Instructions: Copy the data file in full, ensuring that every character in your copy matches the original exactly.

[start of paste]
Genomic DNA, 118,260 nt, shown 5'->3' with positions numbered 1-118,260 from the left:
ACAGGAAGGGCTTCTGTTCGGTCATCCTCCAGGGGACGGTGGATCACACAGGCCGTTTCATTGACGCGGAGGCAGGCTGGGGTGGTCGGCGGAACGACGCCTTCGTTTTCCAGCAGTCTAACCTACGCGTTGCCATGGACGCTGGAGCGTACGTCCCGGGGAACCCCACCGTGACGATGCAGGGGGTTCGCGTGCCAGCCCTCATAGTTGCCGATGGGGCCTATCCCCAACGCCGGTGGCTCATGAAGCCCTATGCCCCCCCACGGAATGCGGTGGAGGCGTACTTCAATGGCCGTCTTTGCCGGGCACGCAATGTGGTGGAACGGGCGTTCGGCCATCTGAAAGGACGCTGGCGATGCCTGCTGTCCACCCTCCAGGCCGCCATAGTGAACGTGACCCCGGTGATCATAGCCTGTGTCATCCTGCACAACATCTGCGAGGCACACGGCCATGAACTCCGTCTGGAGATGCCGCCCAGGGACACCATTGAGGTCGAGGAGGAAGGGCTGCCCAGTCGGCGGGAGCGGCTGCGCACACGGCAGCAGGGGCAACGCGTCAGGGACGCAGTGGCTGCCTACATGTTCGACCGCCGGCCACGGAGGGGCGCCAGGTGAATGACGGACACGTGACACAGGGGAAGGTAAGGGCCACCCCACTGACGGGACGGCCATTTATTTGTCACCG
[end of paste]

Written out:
Genomic DNA, 118,260 nt, shown 5'->3' with positions numbered 1-118,260 from the left:
ACAGGAAGGGCTTCTGTTCGGTCATCCTCCAGGGGACGGTGGATCACACAGGCCGTTTCATTGACGCGGAGGCAGGCTGGGGTGGTCGGCGGAACGACGCCTTCGTTTTCCAGCAGTCTAACCTACGCGTTGCCATGGACGCTGGAGCGTACGTCCCGGGGAACCCCACCGTGACGATGCAGGGGGTTCGCGTGCCAGCCCTCATAGTTGCCGATGGGGCCTATCCCCAACGCCGGTGGCTCATGAAGCCCTATGCCCCCCCACGGAATGCGGTGGAGGCGTACTTCAATGGCCGTCTTTGCCGGGCACGCAATGTGGTGGAACGGGCGTTCGGCCATCTGAAAGGACGCTGGCGATGCCTGCTGTCCACCCTCCAGGCCGCCATAGTGAACGTGACCCCGGTGATCATAGCCTGTGTCATCCTGCACAACATCTGCGAGGCACACGGCCATGAACTCCGTCTGGAGATGCCGCCCAGGGACACCATTGAGGTCGAGGAGGAAGGGCTGCCCAGTCGGCGGGAGCGGCTGCGCACACGGCAGCAGGGGCAACGCGTCAGGGACGCAGTGGCTGCCTACATGTTCGACCGCCGGCCACGGAGGGGCGCCAGGTGAATGACGGACACGTGACACAGGGGAAGGTAAGGGCCACCCCACTGACGGGACGGCCATTTATTTGTCACCG